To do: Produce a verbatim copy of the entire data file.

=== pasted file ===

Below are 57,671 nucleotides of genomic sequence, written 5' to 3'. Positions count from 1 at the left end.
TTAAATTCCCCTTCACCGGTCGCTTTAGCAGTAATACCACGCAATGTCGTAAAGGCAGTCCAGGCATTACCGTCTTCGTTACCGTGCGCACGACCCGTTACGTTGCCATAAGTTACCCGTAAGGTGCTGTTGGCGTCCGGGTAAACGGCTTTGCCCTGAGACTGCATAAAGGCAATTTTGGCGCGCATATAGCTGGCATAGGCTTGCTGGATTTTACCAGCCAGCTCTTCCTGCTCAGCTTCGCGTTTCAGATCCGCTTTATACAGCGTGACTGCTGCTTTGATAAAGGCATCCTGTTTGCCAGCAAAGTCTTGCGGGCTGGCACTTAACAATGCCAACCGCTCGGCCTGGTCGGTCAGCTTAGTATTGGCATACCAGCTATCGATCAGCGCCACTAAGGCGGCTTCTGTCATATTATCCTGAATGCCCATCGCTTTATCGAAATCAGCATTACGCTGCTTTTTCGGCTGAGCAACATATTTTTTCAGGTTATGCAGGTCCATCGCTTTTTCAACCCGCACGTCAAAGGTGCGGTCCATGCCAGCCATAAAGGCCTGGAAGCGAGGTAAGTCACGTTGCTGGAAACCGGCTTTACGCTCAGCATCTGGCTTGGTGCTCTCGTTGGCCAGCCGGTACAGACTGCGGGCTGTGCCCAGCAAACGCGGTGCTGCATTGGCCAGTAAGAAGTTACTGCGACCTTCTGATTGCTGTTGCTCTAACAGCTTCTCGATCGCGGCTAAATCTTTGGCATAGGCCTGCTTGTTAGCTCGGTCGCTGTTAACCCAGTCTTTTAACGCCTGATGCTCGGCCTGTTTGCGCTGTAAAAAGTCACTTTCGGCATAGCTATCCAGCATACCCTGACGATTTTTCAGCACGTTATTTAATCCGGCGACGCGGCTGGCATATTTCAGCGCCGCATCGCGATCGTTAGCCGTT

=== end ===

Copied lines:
Below are 57,671 nucleotides of genomic sequence, written 5' to 3'. Positions count from 1 at the left end.
TTAAATTCCCCTTCACCGGTCGCTTTAGCAGTAATACCACGCAATGTCGTAAAGGCAGTCCAGGCATTACCGTCTTCGTTACCGTGCGCACGACCCGTTACGTTGCCATAAGTTACCCGTAAGGTGCTGTTGGCGTCCGGGTAAACGGCTTTGCCCTGAGACTGCATAAAGGCAATTTTGGCGCGCATATAGCTGGCATAGGCTTGCTGGATTTTACCAGCCAGCTCTTCCTGCTCAGCTTCGCGTTTCAGATCCGCTTTATACAGCGTGACTGCTGCTTTGATAAAGGCATCCTGTTTGCCAGCAAAGTCTTGCGGGCTGGCACTTAACAATGCCAACCGCTCGGCCTGGTCGGTCAGCTTAGTATTGGCATACCAGCTATCGATCAGCGCCACTAAGGCGGCTTCTGTCATATTATCCTGAATGCCCATCGCTTTATCGAAATCAGCATTACGCTGCTTTTTCGGCTGAGCAACATATTTTTTCAGGTTATGCAGGTCCATCGCTTTTTCAACCCGCACGTCAAAGGTGCGGTCCATGCCAGCCATAAAGGCCTGGAAGCGAGGTAAGTCACGTTGCTGGAAACCGGCTTTACGCTCAGCATCTGGCTTGGTGCTCTCGTTGGCCAGCCGGTACAGACTGCGGGCTGTGCCCAGCAAACGCGGTGCTGCATTGGCCAGTAAGAAGTTACTGCGACCTTCTGATTGCTGTTGCTCTAACAGCTTCTCGATCGCGGCTAAATCTTTGGCATAGGCCTGCTTGTTAGCTCGGTCGCTGTTAACCCAGTCTTTTAACGCCTGATGCTCGGCCTGTTTGCGCTGTAAAAAGTCACTTTCGGCATAGCTATCCAGCATACCCTGACGATTTTTCAGCACGTTATTTAATCCGGCGACGCGGCTGGCATATTTCAGCGCCGCATCGCGATCGTTAGCCGTT